# Superimposing ListContourPlots on each other

I have two ListContorPlots that I would like to plot on top of each other for easy visualization. I tried using Overlay for that, but the result was not good at all, as I couldn't distinguish the two plots from each other:

a = ListContourPlot[RandomReal[1, {10, 10}], InterpolationOrder -> 3,
PlotLegends -> Automatic];
b = ListContourPlot[
Table[Sin[i + j^2], {i, 0, 3, 0.1}, {j, 0, 3, 0.1}]];
Overlay[{a, b}]


Then I tried with

ListContourPlot[{Table[Sin[i + j^2], {i, 0, 3, 0.1}, {j, 0, 3, 0.1}],
RandomReal[1, {10, 10}]}]


which is somewhat better -- however, it would be nice if I could give the plots different color codings to easier distinguish them.

Is there another way to do this?

• Show[{b, a}] for your first case, perhaps adding color/colorfunction/transparency options to each plot?
– ciao
Sep 4 '15 at 9:15
• Your plots have different axes ranges from what I can see, how would you like to deal with that ? Sep 4 '15 at 9:43
• Displaying two contour plots in the same graphics panel is like placing one rug on top of another -- the upper one hides the lower one. Sep 4 '15 at 11:36
• @m_goldberg that was also what I was thinking.. I hoped there would be a nice work-around though. thanks Sep 4 '15 at 11:37
• So many great suggestion, thanks to all. WIsh I could accept more than one solution Sep 7 '15 at 8:05

So like image_doctor pointed out, you need to have your plots have the same range to overlay them. Then there is the fact that you are laying one carpet on top of the other, like m_goldberg pointed out.

But there are ways to deal with this. First, some data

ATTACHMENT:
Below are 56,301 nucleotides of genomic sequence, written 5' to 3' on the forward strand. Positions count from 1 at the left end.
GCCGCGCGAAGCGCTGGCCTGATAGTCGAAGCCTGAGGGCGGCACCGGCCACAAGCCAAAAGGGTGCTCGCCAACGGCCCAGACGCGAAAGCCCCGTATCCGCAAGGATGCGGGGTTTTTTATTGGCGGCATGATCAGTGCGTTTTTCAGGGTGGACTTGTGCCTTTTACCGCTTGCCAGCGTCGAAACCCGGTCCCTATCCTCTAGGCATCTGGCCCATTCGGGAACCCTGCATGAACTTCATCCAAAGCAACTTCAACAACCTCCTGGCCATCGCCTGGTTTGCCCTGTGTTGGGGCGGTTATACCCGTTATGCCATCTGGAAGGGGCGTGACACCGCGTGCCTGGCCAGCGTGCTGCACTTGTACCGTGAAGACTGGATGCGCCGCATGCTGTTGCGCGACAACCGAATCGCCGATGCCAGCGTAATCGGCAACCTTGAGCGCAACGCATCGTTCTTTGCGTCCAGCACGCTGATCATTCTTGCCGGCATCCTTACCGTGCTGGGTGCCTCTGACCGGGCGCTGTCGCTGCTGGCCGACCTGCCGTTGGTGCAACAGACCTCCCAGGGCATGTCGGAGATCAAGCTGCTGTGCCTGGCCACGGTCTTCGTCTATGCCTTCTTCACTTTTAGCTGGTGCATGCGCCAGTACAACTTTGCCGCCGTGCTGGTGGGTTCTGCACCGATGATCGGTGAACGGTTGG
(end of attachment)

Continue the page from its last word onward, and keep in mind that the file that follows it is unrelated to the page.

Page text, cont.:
data1 = Table[(x - 1)^2 + (y - 1)^2, {x, -4, 4, .1}, {y, -4, 4, .1}];
data2 = Table[3 (x + 1)^2 + (y + 1)^2, {x, -4, 4, .1}, {y, -4, 4, .1}];


When you plot them with ListContourPlot, be sure and give them both the same DataRange

plot1 = ListContourPlot[data1, DataRange -> {{-4, 4}, {-4, 4}}];
plot2 = ListContourPlot[data2, DataRange -> {{-4, 4}, {-4, 4}}];
Show[plot1, plot2] But that looks awful, one is completely covering the other one. Personally, I don't like for my contour plots to have color shading - I'm old fashioned, I like a white background. That works great with this:

plot1 = ListContourPlot[data1, DataRange -> {{-4, 4}, {-4, 4}},
ContourShading -> False, ContourStyle -> Blue];
plot2 = ListContourPlot[data2, DataRange -> {{-4, 4}, {-4, 4}},
ContourShading -> False, ContourStyle -> Red];
Show[plot1, plot2] But if you are dead set on using the color shading, then make one of them transparent:

plot1 = ListContourPlot[data1, DataRange -> {{-4, 4}, {-4, 4}}];
plot2 = ListContourPlot[data2, DataRange -> {{-4, 4}, {-4, 4}},
ColorFunction ->
Function[f, Opacity[.5, ColorData["BlueGreenYellow"][f]]]];
Show[plot1, plot2] Edit: You can obviously also do this with your example data, which simply came from the Help page on ListContourPlot

a = ListContourPlot[RandomReal[1, {10, 10}], InterpolationOrder -> 3,
PlotLegends -> Automatic, DataRange -> {{1, 30}, {1, 30}},
ContourShading -> False, ContourStyle -> Dashed];
b = ListContourPlot[
Table[Sin[i + j^2], {i, 0, 3, 0.1}, {j, 0, 3, 0.1}],
PlotLegends -> Automatic];
Show[b, a] • I very much like that all these methods preserve the interactivity of the plots and are achieved through standard options and settings of ListContourPlot. +1 Sep 4 '15 at 13:42

If you really want to do this you can use Show and replace the colors in the graphic with the colors and an opacity value.

RGBColor[1, 0, 0] /. RGBColor[R_, B_, G_] -> RGBColor[R, B, G, 0.5]
// FullForm

RGBColor[1,0,0,0.5]


Applying to your plots a and b use

Show[
a,
b /. RGBColor[R_, B_, G_] -> RGBColor[R, B, G, 0.5]
]


This gives b on top of a. Note that the x-y scale is determined from the plot a.

You can use different color schemes (see ColorData) if you don't want the same colors. You can also have complete control using ColorFunction.

Not sure if this is what you want. Anyway:

a = ListContourPlot[RandomReal[1, {10, 10}], InterpolationOrder -> 3];
b = ListContourPlot[ Table[Sin[i + j^2], {i, 0, 3, 0.1}, {j, 0, 3, 0.1}],
ColorFunction -> "Rainbow"];
ImageCompose[a , {b, .5}] This is the best idea I have been able to come up with for visualizing the data you describe in your question.

SeedRandom;
a =
Interpolation[
Flatten[Table[{x, y, RandomReal[]}, {x, 0, 3, .25}, {y, 0, 3, .25}], 1]]; 1]];
Quiet @
Plot3D[{a[x, y], Sin[x + y^2]}, {x, 0, 3}, {y, 0, 3},
PlotRange -> 1,
ClippingStyle -> None]